Dwelling in the Wilderness

Dwelling in the Wilderness
What might the lives of contemporary monastics teach us about putting down roots? Whereas many of us are constantly on the go, stressed out, and focused on productivity, the life of a monk prioritizes staying put and paying attention. Many monks take a vow of stability that commits them to their home monastery, leading them to develop a deep connection with and knowledge of the land they inhabit. The monastic life teaches those who practice it to move more slowly through the world, and the monastic sense of place may even hold a key to responding to the growing ecological crisis threatening our environment.

Dwelling in the Wilderness examines how contemporary Benedictine Roman Catholic monks in the American West fall in love with their landscapes and how, in troubled times, we might do the same. Jason Brown travels to four monasteries--the New Camaldoli Hermitage in Big Sur, California; the Abbey of Our Lady of New Clairvaux in Vina, California; Our Lady of Guadalupe Trappist Abbey in Carlton, Oregon; and the Monastery of Christ in the Desert in Abiquiu, New Mexico--and spends time with the monks there, following their daily routine of prayer and tending to the land. He learns how the places they inhabit are essential to their daily spiritual practice and how they construct deeper theological meaning from the natural world.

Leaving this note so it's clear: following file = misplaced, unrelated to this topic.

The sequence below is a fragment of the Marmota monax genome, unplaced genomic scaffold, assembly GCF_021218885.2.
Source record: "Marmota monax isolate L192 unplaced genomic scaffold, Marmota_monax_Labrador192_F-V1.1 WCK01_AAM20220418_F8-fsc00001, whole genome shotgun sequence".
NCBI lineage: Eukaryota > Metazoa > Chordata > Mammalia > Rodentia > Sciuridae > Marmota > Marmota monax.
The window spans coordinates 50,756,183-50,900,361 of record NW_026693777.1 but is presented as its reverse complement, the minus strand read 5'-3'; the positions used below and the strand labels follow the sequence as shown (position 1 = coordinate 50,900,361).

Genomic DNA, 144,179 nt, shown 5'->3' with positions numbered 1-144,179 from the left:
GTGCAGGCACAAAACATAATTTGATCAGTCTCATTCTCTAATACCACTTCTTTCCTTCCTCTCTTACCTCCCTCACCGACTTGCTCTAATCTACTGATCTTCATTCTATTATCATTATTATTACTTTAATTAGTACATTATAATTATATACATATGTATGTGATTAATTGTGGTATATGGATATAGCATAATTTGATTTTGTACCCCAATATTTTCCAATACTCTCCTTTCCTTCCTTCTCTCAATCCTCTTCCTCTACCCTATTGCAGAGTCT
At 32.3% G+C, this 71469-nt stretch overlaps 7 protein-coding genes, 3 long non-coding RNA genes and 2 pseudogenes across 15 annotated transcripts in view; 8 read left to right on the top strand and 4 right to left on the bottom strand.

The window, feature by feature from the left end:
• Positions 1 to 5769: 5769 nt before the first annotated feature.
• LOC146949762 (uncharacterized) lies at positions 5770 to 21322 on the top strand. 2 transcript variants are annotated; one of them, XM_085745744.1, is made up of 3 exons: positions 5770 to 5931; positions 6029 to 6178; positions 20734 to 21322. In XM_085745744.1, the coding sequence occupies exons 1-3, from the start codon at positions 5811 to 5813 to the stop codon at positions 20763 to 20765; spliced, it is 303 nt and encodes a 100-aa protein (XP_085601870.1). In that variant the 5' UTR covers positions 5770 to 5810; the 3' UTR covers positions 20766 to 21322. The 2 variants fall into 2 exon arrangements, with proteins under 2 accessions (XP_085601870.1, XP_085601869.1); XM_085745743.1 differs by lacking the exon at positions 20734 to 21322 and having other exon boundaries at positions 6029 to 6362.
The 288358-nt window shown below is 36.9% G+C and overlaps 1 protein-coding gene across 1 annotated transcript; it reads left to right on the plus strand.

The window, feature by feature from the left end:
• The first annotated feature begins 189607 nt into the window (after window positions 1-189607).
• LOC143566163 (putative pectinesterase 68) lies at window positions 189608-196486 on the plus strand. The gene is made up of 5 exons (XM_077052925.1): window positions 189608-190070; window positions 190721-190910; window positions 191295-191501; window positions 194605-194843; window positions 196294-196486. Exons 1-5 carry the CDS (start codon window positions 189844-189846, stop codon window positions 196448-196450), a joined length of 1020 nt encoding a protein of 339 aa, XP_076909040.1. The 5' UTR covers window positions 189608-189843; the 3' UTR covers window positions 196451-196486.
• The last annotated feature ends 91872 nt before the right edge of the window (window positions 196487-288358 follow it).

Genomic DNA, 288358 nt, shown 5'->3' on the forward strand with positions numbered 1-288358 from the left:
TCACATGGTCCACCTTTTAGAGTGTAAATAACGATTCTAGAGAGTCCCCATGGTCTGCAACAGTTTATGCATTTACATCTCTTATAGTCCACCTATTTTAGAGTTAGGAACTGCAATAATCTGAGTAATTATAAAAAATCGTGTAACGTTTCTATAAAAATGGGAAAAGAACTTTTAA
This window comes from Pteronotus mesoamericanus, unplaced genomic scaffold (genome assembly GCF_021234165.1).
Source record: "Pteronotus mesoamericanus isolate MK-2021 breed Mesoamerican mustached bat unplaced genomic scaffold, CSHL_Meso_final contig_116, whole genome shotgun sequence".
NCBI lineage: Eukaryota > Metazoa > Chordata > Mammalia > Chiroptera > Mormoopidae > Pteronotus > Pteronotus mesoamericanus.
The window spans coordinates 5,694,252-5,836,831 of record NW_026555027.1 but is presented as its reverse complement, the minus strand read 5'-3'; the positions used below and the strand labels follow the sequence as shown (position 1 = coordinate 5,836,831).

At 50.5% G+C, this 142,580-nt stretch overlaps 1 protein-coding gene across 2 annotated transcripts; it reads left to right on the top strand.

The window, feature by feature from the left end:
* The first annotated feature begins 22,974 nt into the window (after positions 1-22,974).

Illustrated with Brown's photography of monastic landscapes, his journey as a pilgrim anthropologist is astute, insightful, and intimate. He explores theories of environmental perception, philosophy, and symbolic landscapes in accessible language. Bringing theological reflection to the power of contemplative ecology in an era many are calling the Anthropocene, or the age of human domination, he leads us to reconsider our relationship with our natural homes.

Publication Date: 
January 23, 2024